the last few months have been oh so busy. The distinct lack of blog posts have somewhat indicated this truth. the image above is just some small effort to see what’s been clogging up my phone (those of you that follow my tweets will have seen many of them)
Barrel ageing, barrel aged and barrels seem to be one of the most common words being kicked around by the brain cell in my head. It’s been a week of barrels… I can hear those words, kerthonk, kerthonk, repetitively bouncing like the ball being pitched from McQueens hand in the Great Escape…
Barrel ageing, as this illiterate one wrote about some time back here has held more than some interest to me. The technique of adding either early fermenting wort to a barrel, new or old, or right through to adding near finished beer to barrels previously used to age various spirits or efforts of the vine. The effects are subtle through to dramatic.
This isn’t a new thing, I suppose every beer was “barrel aged” at a time, when wooden casks were the vessel of choice and availablility. But, I am not writing about that…
If you’ve taken the time to read the post that I linked to before, there are a few British Brewers emulating the ideas from across the pond. There are so many Barrel Aged beers coming out it’s hard to keep a track of them all (watch Beermerchants.com around end of September for a surprise) and the idea of taking an already fantastic beer and treating it to some barrel love…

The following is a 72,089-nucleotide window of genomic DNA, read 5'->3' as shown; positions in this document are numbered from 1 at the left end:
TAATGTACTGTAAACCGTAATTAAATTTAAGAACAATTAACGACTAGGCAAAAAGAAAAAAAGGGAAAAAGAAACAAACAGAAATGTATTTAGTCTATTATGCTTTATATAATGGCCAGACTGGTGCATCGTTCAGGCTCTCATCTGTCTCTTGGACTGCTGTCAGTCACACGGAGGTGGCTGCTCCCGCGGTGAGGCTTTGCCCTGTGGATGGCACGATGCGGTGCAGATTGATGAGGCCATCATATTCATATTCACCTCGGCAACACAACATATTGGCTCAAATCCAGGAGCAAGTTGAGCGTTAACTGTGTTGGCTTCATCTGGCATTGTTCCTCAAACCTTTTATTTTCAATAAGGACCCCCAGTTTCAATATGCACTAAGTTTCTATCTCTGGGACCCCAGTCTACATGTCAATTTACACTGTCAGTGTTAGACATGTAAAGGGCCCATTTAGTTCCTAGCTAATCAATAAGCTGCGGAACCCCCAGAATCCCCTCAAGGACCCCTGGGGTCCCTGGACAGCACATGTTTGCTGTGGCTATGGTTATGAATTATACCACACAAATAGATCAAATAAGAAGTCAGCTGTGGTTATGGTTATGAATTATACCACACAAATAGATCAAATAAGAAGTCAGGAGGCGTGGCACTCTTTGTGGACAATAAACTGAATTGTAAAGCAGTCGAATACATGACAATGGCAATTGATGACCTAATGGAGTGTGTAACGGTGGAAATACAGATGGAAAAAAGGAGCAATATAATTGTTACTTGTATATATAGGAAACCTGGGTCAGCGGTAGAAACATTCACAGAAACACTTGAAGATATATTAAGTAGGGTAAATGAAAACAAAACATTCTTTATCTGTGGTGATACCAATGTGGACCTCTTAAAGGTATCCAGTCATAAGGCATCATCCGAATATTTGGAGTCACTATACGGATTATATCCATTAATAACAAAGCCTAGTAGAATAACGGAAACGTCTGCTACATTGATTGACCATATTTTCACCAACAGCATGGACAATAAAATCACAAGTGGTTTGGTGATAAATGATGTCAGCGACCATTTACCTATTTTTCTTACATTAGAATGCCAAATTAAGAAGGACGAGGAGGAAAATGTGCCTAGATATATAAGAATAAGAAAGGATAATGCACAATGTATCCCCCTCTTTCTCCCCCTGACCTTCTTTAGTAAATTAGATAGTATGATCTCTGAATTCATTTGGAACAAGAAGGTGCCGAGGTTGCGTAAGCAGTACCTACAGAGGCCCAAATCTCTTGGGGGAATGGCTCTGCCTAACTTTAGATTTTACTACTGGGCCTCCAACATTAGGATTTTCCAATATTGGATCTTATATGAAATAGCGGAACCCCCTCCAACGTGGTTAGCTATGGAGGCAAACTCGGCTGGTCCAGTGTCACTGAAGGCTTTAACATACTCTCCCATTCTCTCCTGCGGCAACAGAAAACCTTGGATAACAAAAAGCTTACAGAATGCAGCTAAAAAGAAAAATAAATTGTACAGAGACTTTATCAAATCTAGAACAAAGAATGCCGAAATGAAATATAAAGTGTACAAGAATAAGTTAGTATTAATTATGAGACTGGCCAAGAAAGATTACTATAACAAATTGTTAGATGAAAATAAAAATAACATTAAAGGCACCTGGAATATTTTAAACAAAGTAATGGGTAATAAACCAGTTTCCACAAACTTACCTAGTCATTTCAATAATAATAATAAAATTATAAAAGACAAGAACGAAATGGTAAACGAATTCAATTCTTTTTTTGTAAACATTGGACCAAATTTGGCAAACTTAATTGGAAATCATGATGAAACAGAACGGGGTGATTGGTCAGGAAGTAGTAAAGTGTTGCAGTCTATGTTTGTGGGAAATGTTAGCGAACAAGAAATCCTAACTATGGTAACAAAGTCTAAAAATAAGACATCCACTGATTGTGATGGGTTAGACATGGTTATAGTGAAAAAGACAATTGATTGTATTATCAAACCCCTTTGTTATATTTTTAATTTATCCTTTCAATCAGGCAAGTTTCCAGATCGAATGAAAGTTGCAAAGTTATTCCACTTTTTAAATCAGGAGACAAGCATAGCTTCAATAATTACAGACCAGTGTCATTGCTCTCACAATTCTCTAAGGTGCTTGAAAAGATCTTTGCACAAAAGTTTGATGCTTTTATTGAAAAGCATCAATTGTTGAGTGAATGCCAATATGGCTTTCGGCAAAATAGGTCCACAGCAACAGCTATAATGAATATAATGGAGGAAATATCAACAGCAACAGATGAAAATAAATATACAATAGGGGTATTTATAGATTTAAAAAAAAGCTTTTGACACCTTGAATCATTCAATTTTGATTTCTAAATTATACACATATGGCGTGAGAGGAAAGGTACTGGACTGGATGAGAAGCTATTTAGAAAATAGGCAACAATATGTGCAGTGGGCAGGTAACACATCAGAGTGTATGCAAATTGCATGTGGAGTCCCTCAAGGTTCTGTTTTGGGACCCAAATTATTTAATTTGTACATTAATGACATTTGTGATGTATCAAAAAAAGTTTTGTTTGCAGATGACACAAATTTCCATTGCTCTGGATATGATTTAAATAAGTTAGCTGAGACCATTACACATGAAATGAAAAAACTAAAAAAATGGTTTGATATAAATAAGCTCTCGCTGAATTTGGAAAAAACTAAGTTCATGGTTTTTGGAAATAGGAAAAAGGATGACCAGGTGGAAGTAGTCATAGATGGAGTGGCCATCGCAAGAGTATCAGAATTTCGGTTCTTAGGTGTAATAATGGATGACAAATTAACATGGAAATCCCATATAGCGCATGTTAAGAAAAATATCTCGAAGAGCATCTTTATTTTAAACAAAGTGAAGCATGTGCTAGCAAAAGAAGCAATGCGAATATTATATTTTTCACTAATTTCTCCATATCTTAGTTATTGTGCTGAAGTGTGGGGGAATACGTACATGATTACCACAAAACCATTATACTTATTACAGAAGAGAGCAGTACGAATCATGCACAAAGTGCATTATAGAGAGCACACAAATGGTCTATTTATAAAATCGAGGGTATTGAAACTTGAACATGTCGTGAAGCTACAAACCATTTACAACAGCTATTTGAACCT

It just got better… it’s got me over a barrel.
I love traveling to Belgium, Italy, Denmark and the US for amazing “big” beers, whether by the nature of beer geek’isms, or US craft beer gaining a following in the UK, we have a growing band of UK brewers who’re willing to have a go, whether to show that they can do it too…
Of course you’ll have all heard of Thornbridge, Stephano and Kelly up there in beautiful Ashford on the Water are brewing up a storm of great beers, the Bracia, Alliance series and of course the excellent Jaipur IPA. They don’t only brew Big Beer, look out for their Ashford, a particular fave of mine.
We are of course blessed with many many brewers in this country, some, if not many, who focus on the classic British cask ale. And, long may they continue to do so, as sure as shit there ‘aint quite nothing like a pint in your local of fresh locally brewed ale. (Gadds’ Number 7 hitting the spot for me, recently, given this amount of sun we’re having here in Kent.)
But, there are times when a really big beer, nails it. You can’t say it’s only a cold weather style, because the 75’F of San Diego, big hops, big malt and all that comes with it, just hit’s the spot as a sundowner. Of course you could go with a few Levitation or Yuseff’s excellent Calico, which is often a livener, after killing a day in the sun – call it rehydration?. But, then San Francisco isn’t as warm as San Diego, and they looooove big hops. The Danes love big hops and bigger imperial stouts too. So, is it just because we, as Brits, put simply like to have a few before the alcohol kicks in?
So who brews big beer in the UK?
You have a look through the rosta of brewers willing to have a go, Thornbridge, Lovionds, Gadds, Moor… not just the equipment, the actual brewers, is it because they are all from outside, or have lived outside the UK?
Back in February, I was talking to a young American brewer, who’d interned as a brewer in the UK, he was scathing about the brewery he used to work at, that they never brewed any thing over 4.5%, whereas now he’s back in the Bay Area, his lightest beer is 4.5%… Of course we’re all aware that alcohol doesn’t equate to flavour, balance and grace across ones tongue. But aren’t there times when a bit of hop agression, malt succulence or aroma whallop hits the spot?
Spending time around many beer drinking friends, they love a beer that really grabs them, the experiential beer has a real place on their loves and likes of beer, as much as the more quaffable?